How to Write a Thank You Note to Someone You Don't Know Well

by Diana V. Faustmann

If it is true that you should try to get even only with those who have helped you, then use a thank-you note to get even with everyone who does something nice for you, including that relative stranger or remote acquaintance. A thank-you note elegantly expresses your appreciation, and you don't have to be a writing whiz to compose it well. So go ahead; send a gracious thank-you note for that interview, order, lunch, favor or gift. Regardless of how well you know the kind person, you will both enjoy a warm surge of goodwill afterward.

Hand-write your thank-you message on any note card or stationery that you may have; the simpler, the better. Alternatively, purchase a thank-you card from a local retailer or on-line, preferably one that is blank on the inside so the entire message will come from you.

Write the date and then scribble your salutation. If you do not know the person well enough to be on a first-name basis with her, then write, "Dear Mrs. Murphy." Use a comma after the salutation.

Open with the words, "Thank you for," and then complete the sentence with the name of the item or description of the kind gesture you received. You may then add another short statement that explains how your acquaintance's generosity has made a difference. For example, "Thank you for the game tickets. They were a triple treat! I watched my favorite team win on my birthday, and experienced our wonderful new arena for the first time."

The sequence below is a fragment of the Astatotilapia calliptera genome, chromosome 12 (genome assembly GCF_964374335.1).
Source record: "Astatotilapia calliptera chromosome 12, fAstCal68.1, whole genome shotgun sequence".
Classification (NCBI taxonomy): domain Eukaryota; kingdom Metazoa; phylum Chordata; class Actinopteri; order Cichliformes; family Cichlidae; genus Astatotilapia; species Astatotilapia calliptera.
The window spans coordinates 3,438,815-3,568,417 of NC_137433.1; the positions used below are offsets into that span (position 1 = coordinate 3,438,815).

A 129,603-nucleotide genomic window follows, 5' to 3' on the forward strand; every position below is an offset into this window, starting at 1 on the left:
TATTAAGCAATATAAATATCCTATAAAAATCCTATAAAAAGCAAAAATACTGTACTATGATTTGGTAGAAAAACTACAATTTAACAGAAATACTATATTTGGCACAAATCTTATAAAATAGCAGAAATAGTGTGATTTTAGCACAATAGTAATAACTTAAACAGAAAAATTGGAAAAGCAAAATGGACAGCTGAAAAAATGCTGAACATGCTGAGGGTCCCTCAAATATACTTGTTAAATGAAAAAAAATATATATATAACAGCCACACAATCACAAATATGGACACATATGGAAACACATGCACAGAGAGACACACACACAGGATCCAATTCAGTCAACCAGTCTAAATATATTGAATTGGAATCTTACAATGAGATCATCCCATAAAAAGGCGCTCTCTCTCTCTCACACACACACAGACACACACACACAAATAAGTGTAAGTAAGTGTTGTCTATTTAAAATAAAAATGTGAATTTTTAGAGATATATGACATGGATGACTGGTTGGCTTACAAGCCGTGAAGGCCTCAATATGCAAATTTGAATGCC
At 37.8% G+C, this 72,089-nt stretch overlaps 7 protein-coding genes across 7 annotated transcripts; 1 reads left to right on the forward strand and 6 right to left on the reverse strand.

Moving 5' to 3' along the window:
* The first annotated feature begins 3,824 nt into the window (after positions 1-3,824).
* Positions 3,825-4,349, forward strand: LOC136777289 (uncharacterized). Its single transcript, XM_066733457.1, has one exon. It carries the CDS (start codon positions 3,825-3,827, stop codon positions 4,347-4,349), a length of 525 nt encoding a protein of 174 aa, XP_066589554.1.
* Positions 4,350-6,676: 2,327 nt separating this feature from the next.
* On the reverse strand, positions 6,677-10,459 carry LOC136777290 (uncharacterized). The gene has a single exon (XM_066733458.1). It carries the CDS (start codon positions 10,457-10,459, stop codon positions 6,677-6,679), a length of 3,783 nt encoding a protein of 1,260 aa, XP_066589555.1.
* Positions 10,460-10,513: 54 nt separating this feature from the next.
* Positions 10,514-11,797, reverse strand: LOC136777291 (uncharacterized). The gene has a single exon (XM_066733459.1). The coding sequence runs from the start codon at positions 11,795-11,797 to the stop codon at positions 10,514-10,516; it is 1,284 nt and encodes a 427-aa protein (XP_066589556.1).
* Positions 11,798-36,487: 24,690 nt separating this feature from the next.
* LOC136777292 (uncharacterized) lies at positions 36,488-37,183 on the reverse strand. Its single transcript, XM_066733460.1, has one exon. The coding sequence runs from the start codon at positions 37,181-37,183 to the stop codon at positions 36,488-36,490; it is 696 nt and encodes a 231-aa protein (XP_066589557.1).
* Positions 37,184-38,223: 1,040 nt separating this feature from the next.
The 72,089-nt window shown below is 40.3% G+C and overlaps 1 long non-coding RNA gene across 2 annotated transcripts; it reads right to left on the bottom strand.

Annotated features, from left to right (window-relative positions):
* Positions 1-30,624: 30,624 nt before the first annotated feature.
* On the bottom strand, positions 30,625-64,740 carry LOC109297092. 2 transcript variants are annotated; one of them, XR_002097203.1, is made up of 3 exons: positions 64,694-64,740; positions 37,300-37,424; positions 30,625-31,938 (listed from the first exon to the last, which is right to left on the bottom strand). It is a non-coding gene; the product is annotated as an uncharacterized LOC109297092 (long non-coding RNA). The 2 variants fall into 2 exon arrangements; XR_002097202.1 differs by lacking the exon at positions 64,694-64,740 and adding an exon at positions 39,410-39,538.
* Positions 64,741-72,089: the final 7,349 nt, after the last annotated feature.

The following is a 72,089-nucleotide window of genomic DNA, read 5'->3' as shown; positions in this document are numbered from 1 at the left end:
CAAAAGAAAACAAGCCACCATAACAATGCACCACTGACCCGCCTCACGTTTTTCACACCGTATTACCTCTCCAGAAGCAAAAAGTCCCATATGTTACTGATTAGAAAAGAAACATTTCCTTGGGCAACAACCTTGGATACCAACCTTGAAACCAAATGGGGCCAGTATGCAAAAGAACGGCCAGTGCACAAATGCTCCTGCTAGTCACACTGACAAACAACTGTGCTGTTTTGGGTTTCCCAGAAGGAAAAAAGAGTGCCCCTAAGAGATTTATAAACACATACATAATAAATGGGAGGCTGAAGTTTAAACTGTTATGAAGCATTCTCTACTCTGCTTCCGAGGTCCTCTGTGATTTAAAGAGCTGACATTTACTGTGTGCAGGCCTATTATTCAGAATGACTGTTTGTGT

Express your appreciation again for your recipient's kindness and thoughtfulness. You may add that you hope you will see each other again soon.

Close with "Best wishes," "Kind regards" or "Gratefully." Then sign your full name.

Tips

  • Business thank-you notes may be typed instead of handwritten. In any event, keep the letter short and opt for a professional rather than casual tone.
  • It's never too late to say thank you, but do try to express your thanks sooner rather than later.

Warnings

  • Don't include a request in your thank-you note.
  • Avoid sending thank-you notes via e-mail, unless time is of the essence or the gift was a matter of routine and distributed to many others.

About the Author

Since 1988, Diana Faustmann has been writing on technology, business and culture. Her articles have appeared in various print publications, corporate websites and authoritative online sites. Faustmann holds a Bachelor of Arts in psychology from the University of the Philippines.

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